The Laughter That Binds Us All

Deal W. Hudson
November 23, 2009

Marjorie Campbell’s new book, On the Way to the Kingdom, has its origins in the radical feminism of her youth and her discovery of the late humorist and newspaper columnist Erma Bombeck.

A mother of three children (ages 13 to 20), a wife, and an attorney, Campbell turned away from radical feminism when a friend of hers decided not to have an abortion after getting pregnant from a one-night fling. Campbell and her friend were both single and practicing attorneys in Miami at the time.

“It was my ‘ah ha’ moment,” she told me, “when nine months later she had a daughter, who is now my goddaughter. I watched her reject what was supposed to be an easy decision, especially for a woman pursuing a career in a law firm.”

Campbell began to reconnect with her Faith as well, reading Pope John Paul II’s Mulieris Dignitatem (On the Dignity of Women) and the groundbreaking work in the “new feminism” by Catholic convert Elizabeth Fox-Genovese. Campbell sees Fox-Genovese, author of Feminism Is Not the Story of My Life, as the first leading academic who broke with radical feminism, showing that the abortion issue had been wrapped in an “illusory package.”

But what does Fox-Genovese have to do with Erma Bombeck? Campbell first told me Bombeck was a convert to Catholicism, and while her humor was pretty secular, it is the “humor of women raising children and being wives as something fun and not miserable.” Radical feminism had painted the opposite picture of being a woman, one that makes children, a husband, and the capacity for nurturing “an optional accessory, one really shameful to exercise.”

Reading Bombeck gave Campbell the urge to write in the same genre of domestic humor, a form of women’s writing that had been directly attacked by early feminists like Betty Friedan. “Women connect and bond with each other through storytelling,” Campbell explained. The stories she tells in On the Way to the Kingdom are both humorous and personal. “If it isn’t personal, it doesn’t work, because it doesn’t connect with other women’s lives.” And without humor, Campbell believes, the stories will lack what “binds us all together and creates support and sympathy for each other, particularly for women.”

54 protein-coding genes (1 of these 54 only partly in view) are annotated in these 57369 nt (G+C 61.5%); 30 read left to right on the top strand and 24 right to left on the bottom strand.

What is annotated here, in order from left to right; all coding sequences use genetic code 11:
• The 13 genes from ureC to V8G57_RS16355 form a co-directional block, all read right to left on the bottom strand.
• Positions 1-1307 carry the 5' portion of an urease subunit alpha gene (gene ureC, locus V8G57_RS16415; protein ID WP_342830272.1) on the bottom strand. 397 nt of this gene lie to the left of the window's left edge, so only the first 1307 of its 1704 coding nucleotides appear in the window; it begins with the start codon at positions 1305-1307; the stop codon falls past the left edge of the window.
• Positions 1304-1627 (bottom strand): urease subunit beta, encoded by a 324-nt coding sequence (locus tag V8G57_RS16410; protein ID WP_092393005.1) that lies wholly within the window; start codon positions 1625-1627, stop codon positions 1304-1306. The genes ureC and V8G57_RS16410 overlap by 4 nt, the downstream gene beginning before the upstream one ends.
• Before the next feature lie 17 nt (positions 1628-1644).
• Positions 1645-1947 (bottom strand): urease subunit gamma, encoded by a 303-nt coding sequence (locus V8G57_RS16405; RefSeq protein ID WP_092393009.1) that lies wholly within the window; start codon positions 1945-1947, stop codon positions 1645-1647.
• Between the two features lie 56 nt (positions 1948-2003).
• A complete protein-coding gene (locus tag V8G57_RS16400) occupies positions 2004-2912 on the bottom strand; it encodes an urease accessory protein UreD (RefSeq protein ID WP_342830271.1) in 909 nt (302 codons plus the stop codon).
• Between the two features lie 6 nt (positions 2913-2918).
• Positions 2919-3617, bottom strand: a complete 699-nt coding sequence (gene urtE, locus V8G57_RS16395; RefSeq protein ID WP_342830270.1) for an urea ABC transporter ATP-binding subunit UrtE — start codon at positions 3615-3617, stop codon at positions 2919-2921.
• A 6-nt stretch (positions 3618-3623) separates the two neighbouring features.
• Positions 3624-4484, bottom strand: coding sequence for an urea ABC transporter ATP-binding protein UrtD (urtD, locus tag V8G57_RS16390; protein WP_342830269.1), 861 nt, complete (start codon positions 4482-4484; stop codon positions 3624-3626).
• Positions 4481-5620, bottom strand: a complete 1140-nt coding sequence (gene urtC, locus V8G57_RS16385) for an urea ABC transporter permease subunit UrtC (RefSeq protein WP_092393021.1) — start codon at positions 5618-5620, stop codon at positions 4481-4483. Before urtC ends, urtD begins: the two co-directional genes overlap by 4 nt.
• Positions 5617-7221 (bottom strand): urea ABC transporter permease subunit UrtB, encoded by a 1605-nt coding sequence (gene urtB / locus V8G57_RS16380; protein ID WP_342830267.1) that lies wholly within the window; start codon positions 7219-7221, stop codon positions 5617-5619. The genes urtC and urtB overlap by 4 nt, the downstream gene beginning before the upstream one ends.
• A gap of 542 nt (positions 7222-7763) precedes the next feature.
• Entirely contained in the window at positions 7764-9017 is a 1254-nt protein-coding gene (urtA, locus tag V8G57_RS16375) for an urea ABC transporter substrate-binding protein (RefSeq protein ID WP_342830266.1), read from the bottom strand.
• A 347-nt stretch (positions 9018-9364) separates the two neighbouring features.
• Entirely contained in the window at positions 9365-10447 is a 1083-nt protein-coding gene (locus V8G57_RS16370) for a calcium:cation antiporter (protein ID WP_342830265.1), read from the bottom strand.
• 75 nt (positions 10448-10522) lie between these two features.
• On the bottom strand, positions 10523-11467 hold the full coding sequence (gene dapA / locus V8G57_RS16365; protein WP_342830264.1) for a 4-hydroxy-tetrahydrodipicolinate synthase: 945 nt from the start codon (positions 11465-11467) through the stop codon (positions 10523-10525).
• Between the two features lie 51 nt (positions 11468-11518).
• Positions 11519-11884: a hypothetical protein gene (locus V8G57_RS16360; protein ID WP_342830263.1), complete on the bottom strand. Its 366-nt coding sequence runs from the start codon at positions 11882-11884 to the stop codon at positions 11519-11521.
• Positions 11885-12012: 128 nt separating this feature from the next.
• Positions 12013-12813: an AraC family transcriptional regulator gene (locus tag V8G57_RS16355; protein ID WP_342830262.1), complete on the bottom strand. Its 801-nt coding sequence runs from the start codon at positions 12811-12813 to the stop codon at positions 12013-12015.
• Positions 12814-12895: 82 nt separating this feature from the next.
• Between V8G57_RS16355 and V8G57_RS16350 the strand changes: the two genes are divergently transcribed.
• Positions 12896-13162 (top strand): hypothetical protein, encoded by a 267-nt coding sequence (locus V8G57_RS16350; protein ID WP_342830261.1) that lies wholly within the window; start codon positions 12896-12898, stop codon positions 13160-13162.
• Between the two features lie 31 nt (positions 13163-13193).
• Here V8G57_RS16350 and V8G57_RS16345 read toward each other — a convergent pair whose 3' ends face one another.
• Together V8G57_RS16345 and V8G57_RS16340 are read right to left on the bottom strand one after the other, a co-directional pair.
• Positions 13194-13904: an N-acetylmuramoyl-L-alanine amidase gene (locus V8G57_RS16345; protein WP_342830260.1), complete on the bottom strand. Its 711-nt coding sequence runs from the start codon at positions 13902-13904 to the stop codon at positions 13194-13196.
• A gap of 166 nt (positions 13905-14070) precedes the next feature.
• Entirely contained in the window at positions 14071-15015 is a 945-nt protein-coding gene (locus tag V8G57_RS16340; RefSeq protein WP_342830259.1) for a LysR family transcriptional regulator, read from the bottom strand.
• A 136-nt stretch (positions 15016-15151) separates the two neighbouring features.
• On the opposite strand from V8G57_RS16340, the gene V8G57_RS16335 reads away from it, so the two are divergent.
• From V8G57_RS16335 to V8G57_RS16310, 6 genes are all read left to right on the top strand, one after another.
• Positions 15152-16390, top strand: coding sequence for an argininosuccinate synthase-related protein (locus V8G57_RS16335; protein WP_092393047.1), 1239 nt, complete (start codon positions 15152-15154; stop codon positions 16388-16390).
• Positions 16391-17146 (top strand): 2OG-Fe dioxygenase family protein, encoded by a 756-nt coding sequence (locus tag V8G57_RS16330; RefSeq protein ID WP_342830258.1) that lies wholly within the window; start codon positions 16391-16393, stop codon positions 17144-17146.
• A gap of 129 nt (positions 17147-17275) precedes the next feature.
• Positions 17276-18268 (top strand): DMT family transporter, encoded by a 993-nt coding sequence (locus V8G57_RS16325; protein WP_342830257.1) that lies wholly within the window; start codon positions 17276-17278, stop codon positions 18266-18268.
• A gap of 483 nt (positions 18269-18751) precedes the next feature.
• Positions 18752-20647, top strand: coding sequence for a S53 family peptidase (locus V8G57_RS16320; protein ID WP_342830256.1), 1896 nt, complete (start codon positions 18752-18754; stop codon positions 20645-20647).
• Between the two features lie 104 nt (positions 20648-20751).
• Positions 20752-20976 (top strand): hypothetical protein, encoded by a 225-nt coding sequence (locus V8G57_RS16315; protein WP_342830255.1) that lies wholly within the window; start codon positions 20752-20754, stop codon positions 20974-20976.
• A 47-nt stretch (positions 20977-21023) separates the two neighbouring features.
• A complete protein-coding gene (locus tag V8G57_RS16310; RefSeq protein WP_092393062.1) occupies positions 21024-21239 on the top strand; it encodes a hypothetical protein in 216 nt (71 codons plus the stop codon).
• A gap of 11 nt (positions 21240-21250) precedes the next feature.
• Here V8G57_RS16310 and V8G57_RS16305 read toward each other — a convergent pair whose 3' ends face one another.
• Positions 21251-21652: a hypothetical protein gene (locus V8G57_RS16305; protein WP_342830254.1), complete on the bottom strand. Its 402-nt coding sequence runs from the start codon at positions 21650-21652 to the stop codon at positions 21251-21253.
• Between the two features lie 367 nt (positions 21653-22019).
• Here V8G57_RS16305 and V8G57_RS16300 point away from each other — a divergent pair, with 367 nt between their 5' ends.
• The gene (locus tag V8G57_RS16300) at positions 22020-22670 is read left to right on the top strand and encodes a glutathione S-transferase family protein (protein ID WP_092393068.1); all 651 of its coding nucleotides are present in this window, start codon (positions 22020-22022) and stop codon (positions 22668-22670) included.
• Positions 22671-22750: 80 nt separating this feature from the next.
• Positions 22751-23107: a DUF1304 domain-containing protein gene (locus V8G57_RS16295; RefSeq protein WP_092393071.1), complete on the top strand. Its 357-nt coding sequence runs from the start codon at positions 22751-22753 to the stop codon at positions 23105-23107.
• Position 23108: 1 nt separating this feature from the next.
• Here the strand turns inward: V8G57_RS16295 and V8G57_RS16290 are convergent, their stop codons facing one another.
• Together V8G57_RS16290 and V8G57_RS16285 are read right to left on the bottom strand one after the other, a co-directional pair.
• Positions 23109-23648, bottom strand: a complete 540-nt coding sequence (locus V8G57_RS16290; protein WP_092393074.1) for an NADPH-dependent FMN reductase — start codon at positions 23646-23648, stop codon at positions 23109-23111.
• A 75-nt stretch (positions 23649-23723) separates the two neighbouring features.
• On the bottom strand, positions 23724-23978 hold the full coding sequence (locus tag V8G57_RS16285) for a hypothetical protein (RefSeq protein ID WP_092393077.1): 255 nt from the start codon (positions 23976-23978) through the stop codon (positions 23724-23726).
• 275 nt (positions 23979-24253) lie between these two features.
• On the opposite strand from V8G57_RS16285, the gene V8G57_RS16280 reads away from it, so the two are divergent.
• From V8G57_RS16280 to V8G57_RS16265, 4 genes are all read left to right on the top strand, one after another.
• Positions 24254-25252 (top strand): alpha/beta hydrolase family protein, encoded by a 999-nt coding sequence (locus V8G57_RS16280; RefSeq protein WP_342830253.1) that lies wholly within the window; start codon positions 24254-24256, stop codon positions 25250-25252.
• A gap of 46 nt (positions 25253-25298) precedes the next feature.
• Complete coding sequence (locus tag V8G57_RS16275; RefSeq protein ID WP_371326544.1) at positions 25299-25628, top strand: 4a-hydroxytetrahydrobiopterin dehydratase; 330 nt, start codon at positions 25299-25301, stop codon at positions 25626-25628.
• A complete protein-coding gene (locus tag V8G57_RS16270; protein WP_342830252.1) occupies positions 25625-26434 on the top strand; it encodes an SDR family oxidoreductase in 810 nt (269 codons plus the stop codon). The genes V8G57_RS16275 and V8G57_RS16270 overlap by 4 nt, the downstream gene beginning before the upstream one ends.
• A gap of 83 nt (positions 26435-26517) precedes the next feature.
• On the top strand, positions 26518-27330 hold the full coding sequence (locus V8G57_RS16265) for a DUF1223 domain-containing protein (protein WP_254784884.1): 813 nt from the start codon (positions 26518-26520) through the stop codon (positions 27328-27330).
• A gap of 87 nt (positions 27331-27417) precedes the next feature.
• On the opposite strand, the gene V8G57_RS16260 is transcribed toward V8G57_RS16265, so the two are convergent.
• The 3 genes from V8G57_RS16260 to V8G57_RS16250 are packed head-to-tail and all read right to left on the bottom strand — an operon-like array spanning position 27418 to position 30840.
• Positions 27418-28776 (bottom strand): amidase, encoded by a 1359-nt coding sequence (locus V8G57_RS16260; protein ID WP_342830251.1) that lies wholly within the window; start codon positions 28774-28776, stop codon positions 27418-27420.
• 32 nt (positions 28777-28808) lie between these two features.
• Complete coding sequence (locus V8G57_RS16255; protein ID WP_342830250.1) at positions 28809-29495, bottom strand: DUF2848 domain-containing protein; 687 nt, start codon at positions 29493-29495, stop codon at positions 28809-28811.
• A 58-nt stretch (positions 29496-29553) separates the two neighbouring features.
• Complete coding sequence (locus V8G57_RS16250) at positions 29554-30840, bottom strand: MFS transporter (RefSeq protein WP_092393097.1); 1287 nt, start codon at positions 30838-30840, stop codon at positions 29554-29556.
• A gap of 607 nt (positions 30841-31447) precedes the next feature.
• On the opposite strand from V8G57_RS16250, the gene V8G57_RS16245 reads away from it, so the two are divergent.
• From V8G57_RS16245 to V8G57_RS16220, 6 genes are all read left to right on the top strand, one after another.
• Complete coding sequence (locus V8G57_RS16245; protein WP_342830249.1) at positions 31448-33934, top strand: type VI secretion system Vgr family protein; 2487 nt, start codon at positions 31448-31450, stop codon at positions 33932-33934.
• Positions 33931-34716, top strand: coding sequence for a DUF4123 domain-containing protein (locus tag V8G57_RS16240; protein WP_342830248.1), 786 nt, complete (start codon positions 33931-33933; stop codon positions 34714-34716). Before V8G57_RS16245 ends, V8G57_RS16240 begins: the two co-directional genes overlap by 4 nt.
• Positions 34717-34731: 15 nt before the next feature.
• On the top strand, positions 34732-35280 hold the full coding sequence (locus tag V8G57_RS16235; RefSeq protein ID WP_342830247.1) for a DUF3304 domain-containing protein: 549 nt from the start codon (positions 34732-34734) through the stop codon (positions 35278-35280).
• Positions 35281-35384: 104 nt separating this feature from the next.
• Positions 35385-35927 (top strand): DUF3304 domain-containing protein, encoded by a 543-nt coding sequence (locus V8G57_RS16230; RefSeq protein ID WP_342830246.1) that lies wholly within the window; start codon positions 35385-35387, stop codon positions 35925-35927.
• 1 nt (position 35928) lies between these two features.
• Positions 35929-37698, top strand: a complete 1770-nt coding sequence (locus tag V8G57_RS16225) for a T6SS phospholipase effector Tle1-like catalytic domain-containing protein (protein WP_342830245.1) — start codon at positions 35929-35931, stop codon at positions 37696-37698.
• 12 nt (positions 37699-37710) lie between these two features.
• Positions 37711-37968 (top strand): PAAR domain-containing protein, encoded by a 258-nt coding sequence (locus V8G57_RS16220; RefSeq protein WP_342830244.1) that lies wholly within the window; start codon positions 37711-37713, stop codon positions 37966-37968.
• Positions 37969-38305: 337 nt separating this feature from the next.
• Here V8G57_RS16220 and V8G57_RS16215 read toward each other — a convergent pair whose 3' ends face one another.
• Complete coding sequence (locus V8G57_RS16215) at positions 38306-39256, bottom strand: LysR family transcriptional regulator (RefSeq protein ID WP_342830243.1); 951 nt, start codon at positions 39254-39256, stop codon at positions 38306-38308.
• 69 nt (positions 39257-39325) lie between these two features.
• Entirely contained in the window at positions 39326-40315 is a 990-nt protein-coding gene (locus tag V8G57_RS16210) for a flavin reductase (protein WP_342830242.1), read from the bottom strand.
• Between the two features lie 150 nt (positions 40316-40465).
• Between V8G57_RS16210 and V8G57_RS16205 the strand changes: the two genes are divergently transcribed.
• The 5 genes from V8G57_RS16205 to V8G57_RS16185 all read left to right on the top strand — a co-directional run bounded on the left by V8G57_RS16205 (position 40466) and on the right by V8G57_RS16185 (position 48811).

The humor of the 18 stories in her book is made possible by the “amazing grace that comes from living every single little detail of the day in the perspective of the Kingdom of Christ.” Campbell contrasts the “angry, frustrated housewife,” as portrayed by the radical feminists, with the “woman who tackles those challenges while being loved by Jesus.” This is the essential difference between the two feminisms, according to Campbell: One encourages “bonding through intense anger,” while the new feminism is a “feminism of life that does everything in support of life from the perspective of love.”

She hopes her book, as well as her columns at InsideCatholic and Phases of Womanhood, are making the new feminism and its connection with the Catholic Faith better known to women in the Church. “When you start talking to Catholic women in the pews, the mere word divides people. They don’t see how I can call myself a feminist.”

Campbell thinks it is particularly unfortunate that women have been afraid to move in the direction suggested by John Paul II when he talked about the “genius of women.” She believes the challenge is to overcome the radical feminism that so many young women, in particular, have imbibed with the culture. “They are practicing a sexuality that was the direct intention of radical feminism, which creates a misery for them they don’t understand.” (Campbell strongly recommends reading Miriam Grossman’s book, Unprotected, on this subject.)

Campbell views John Paul II as having set up a paradigm for authentic feminism because he recognized “that nurturing, chief among a woman’s gifts, leads us to nurture each other.” Affirming this capacity is what makes the difference between angry women and those who refuse to be angry at the gift that has been given to them – they “turn the task into love.”

Campbell is not only an eloquent spokeswoman for new feminism but for the “humored perspective” she tries to bring to her writings. “When we live with an eye to the Kingdom, we know suffering is a part of life, and you insist on seeing it and interpreting it as a good thing, a thing to be understood and appreciated – you find a way to bear the burden.”

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